Those that worked with the dogs had significantly longer periods of verbal communication, physical contact and longer attentiveness than patients who did not have any interaction with the dogs.
Similar associations have been found with dogs and children with autism as well. Walking your dog is also a great way to get out of the house and meet other people, so the social benefits are numerous.
People with pets are generally found to be happier, more trusting and less lonely than those without. Pets also give structure to our days and help keep us in the moment, both of which are important once we retire.
German Shepherds like ours may not be the best breed for some boomers though. They shed a lot, are high on energy and require lots of physical activity.
However, they are great swimmers and one exercise that all baby boomers should engage in is swimming. Water workouts are great for our bodies, and these dogs can be great pool companions.
Before you start looking, however, there are some things that we, as boomers, need to keep in mind:
Think about your energy levels and try to match them with your dog. Just because a dog may be small, doesn’t mean it won’t require a lot of exercise, play and entertaining. Sometimes the smaller dogs are the liveliest!
Check out your prospective pet child’s health history. Some boomers may have fixed incomes and should get an idea of what kinds of healthcare costs your new family member may require.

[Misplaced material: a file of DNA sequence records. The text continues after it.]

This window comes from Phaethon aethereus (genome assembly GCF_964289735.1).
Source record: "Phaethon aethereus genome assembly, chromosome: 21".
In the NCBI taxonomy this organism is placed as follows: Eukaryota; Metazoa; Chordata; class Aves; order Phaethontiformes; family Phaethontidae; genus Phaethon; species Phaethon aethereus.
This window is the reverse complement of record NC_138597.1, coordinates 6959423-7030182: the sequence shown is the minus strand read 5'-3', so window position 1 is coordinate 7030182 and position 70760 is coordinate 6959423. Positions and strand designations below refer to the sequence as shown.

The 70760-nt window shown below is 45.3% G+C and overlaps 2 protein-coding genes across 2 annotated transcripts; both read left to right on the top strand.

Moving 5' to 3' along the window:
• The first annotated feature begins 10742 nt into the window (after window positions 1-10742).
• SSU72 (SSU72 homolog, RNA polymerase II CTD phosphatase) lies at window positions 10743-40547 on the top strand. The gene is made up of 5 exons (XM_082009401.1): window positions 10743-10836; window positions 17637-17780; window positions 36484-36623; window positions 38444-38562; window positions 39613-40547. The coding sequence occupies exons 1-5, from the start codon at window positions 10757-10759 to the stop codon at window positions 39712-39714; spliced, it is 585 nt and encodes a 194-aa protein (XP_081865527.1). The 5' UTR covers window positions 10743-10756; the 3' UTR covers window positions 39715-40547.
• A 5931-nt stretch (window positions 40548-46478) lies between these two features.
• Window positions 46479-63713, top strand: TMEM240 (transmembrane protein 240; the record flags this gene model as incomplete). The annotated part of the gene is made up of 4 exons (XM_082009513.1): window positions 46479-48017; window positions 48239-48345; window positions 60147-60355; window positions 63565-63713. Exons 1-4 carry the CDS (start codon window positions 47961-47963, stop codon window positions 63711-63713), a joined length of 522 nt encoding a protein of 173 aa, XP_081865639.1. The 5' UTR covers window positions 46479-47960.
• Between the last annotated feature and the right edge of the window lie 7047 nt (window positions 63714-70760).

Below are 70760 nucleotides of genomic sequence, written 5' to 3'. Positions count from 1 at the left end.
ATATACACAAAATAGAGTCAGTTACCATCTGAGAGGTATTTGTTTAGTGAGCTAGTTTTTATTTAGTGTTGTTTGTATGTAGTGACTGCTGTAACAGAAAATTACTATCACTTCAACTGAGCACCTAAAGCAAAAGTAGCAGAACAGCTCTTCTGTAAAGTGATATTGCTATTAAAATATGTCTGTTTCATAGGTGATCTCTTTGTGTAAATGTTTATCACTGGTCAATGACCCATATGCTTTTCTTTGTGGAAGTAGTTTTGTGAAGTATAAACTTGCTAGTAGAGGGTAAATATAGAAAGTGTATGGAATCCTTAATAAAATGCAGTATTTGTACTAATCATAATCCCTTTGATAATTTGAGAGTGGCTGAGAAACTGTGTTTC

Seriously consider getting an adult dog rather than a puppy. While puppies are admittedly cute and fun, having one around is like having a newborn at home. I know you love your grandkids, but would you really want them around 24/7 while they are still in diapers?
While there are others, Dog Digest recommends the following as probably the best breeds for boomers:
Pugs are affectionate and require very little grooming. They don’t need a lot of exercise or space.
Schnauzer comes in different sizes to fit your living situation. These dogs are great with children.
Cocker Spaniels are of medium-size. They are outgoing and love to play, but they need a lot of grooming.
The Chihuahua is perfect for small living spaces. This dog is very affectionate and loyal, but keep in mind that it needs exercise.